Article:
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Parvusimperator Reviews the F-22 Raptor

No fighter discussion would be complete without mentioning this one, even if it’s technically not available for the procurement games.

To understand the F-22, we should first look at the ATF, or the state of military aviation in the ’80s. The core of the USAF was the F-15 and the F-16. These were great fighters, but the Soviets had counters, namely the Su-27 and the MiG-29, which were at least the equals of the American fighters. In the maneuverability area, they might even be considered a bit ahead.

American doctrine was heavily invested in air superiority, and the USAF was always looking for the next big thing, so they put out a design concept for the ATF. It was to fly faster and higher than other fighters. Or, more precisely, to cruise higher. Speed is good, since speed is energy that can be converted into maneuvers. Energy is life. But supersonic speed meant afterburners, which burned fuel rapidly. So most fighters couldn’t sustain supersonic speeds for very long. The USAF’s idea was to use new engine technology to push the envelope of cruise speed, not maximum speed. The resulting fighter would not be faster than the Eagle, but it would be able to maintain supersonic speeds without lighting its afterburners (to “supercruise”). These engines would be designed to work at higher altitudes, because altitude can be converted into energy. Energy is life. Energy is winning.

Of course, there were secret projects in the works too, and so the USAF added stealth requirements. Stealth demanded careful shaping, special skin, and internal carriage of weapons. This helped the supercruise, since it reduced drag. A protracted development period due to the end of the cold war, and a competition between the Lockheed and Northrop Grumman entries eventually resulted in the F-22 we know today.

The F-22 is the king of the skies. Full stop. There is no better aircraft at aerial combat. None. Fighting with a Raptor really, really sucks. The Raptor has a massive, powerful, highly advanced, low-probability of intercept radar, and the obvious stealth features. So it’s going to see you first. And because it cruises at mach 1.2-1.4 at a higher altitude than you, the Raptor has the energy to decline any engagement it pleases, or dictate the range as it pleases.

If the Raptor chooses to engage BVR, as we’ve mentioned it’s going to get the first shot. It sees you first. It gets to position favorably. Plus, if you’ll recall, it’s flying higher and faster than you. So its missiles get that much more energy, because they start from a supersonic platform, and get a gravity assist as they dive down. Which is a great recipe for an intensely frustrating exercise. And by ‘exercise’, I mean ‘simulation of being smote by an angry god’.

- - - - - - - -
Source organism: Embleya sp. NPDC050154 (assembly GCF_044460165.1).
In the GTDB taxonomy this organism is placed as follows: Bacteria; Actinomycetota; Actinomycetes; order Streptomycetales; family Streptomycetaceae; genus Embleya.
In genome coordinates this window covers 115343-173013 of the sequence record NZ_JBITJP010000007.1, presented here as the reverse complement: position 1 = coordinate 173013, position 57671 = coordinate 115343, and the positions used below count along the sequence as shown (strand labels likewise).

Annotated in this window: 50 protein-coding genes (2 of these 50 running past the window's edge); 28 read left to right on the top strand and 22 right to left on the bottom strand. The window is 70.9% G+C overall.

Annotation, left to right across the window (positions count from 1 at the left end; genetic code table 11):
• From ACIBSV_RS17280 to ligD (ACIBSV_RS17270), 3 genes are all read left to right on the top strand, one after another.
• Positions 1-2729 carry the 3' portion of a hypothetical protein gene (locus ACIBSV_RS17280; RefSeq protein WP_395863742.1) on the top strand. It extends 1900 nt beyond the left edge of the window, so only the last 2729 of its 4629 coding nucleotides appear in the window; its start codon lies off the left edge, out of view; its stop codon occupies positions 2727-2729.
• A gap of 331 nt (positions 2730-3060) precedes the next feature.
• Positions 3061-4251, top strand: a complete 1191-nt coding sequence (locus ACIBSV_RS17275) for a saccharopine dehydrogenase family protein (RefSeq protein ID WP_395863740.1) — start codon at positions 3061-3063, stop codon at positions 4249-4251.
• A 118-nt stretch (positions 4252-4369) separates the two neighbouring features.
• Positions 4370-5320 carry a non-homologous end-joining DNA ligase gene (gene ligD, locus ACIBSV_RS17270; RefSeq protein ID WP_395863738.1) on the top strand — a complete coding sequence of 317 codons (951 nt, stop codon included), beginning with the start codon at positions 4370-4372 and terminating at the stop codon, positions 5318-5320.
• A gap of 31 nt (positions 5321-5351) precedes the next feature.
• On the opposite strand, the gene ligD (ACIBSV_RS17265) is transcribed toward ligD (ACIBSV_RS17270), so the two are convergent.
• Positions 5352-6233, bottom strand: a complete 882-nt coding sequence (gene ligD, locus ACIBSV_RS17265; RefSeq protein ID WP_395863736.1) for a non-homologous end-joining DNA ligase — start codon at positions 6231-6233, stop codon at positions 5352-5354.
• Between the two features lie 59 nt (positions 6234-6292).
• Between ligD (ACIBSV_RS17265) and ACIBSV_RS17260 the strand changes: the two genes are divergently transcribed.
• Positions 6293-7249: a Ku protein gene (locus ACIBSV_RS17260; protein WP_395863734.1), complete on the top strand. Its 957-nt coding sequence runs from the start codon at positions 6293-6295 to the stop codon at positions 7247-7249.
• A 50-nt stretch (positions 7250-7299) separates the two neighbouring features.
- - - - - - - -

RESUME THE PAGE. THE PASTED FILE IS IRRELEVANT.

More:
But that’s BVR. The Raptor owns BVR. What if we force the merge and go to WVR? Probably by stipulating in the exercise rules that it’s a WVR fight, but still. Well, here go some of the advantages, though it’s still a massive pain to acquire a lock on the Raptor. At least you can see it. And you can engage with IR seekers, but not super well. Everybody dies in WVR. The Raptor is no exception. But it has the best aerodynamics of any fighter around, with a very high thrust/weight ratio and very low wing loading. It also has thrust vectoring. So even in WVR engagements, the Raptor is a winner more often than everybody else. It’s kill to death ratio at Red Flag is hilariously lopsided, and that’s against pilots who dogfight for a living.

If you’re thinking this is quite gushy, and excessively positive, you’d be right. I love this thing. But it’s not tops at everything. The internal weapons bays are somewhat limiting. The Raptor was designed around a warload of six AMRAAMs and two Sidewinders internally. This isn’t a bad loadout, though it could be bigger. However, those bays are not very deep. So the F-22 can’t carry much in the way of bombs. And it can’t carry any bombs that are all that big. The F-35 can’t carry many bombs, but it can carry two of just about any air to ground weapon you please. The F-22 is limited to bombs of 1,000 lbs or less, and that size class also rules out most standoff weapons. Plus, it only recently got ground-oriented radar modes. Ground attack is not its thing. Though the USAF is trying, and has made special small GPS-guided glide bombs so the Raptor can bomb more stuff.

Oh, and it’s out of production. Even when it was in production, it was super expensive. You could theoretically restart the production line, but that would cost a whole bunch of money. And the USAF only bought 187, which isn’t a lot. And there are have been issues with the onboard oxygen generating system, which have restricted that flight envelope. Those should be fixed by now.

So it’s an expensive, gold-plated, air-superiority fighter with gimped ground attack in a world of strike operations. Would we buy it?